An exploratory study of the implementation of early intervention workshops for primary caregivers in Johannesburg
Background. If primary caregivers are able to stimulate their children’s development effectively, then the prevalence of children at risk of cognitive and language developmental delays could decrease and the shortage of available services for the identified children could be addressed, as hopefully fewer children would require extensive early intervention (EI) services later on in life.
Objective. To develop and implement an EI workshop with primary caregivers on how to provide language and cognitive stimulation through daily living activities (DLAs).
Methods. Two workshops were conducted at two daycare centres, focusing on daily language stimulation, with the primary caregivers of children aged between 0 and 3 years. A pre-workshop, semi-structured group interview was conducted to gain insight into the participants’ knowledge and expectations. This was followed with a post-workshop, semi-structured group interview to gain insight into and feedback on how the participants were able to carry over the techniques in order to stimulate their children in DLAs. The data were analysed using thematic data analysis.
Results. It was found that although participants demonstrated the basic understanding of the concept of EI, their knowledge improved with the workshop. The participants reported that they were able to implement the techniques gained from the workshop and noticed a change in their children’s behaviour and communication within the space of 1 week. The participants also reported on the ease of stimulating their children through DLAs and that no additional time had to be scheduled for stimulation.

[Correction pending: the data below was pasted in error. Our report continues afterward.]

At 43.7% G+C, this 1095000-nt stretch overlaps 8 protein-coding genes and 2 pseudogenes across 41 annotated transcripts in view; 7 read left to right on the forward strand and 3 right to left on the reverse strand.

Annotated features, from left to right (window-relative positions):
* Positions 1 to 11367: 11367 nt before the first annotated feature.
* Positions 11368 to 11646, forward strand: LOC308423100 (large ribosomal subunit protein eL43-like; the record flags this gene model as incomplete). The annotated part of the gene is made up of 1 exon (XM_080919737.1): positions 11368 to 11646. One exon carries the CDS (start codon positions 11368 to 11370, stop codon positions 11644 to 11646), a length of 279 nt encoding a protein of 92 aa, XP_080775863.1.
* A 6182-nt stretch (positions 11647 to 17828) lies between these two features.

Conclusion. The workshops have the potential to target populations regardless of their socioeconomic status, cultural beliefs, linguistic differences, and access to medical institutions.
S Medhurst, Speech-Language Therapist and Audiologist, Johannesburg
Shabnam Abdoola, Department of Speech Pathology and Audiology, Faculty of Humanities, University of the Witwatersrand, Johannesburg, South Africa; and Department of Speech Language Pathology and Audiology, Faculty of Humanities, University of Pretoria
L Duncan, Remedial Therapist, Reddford House, Pretoria
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Date published: 2016-03-29
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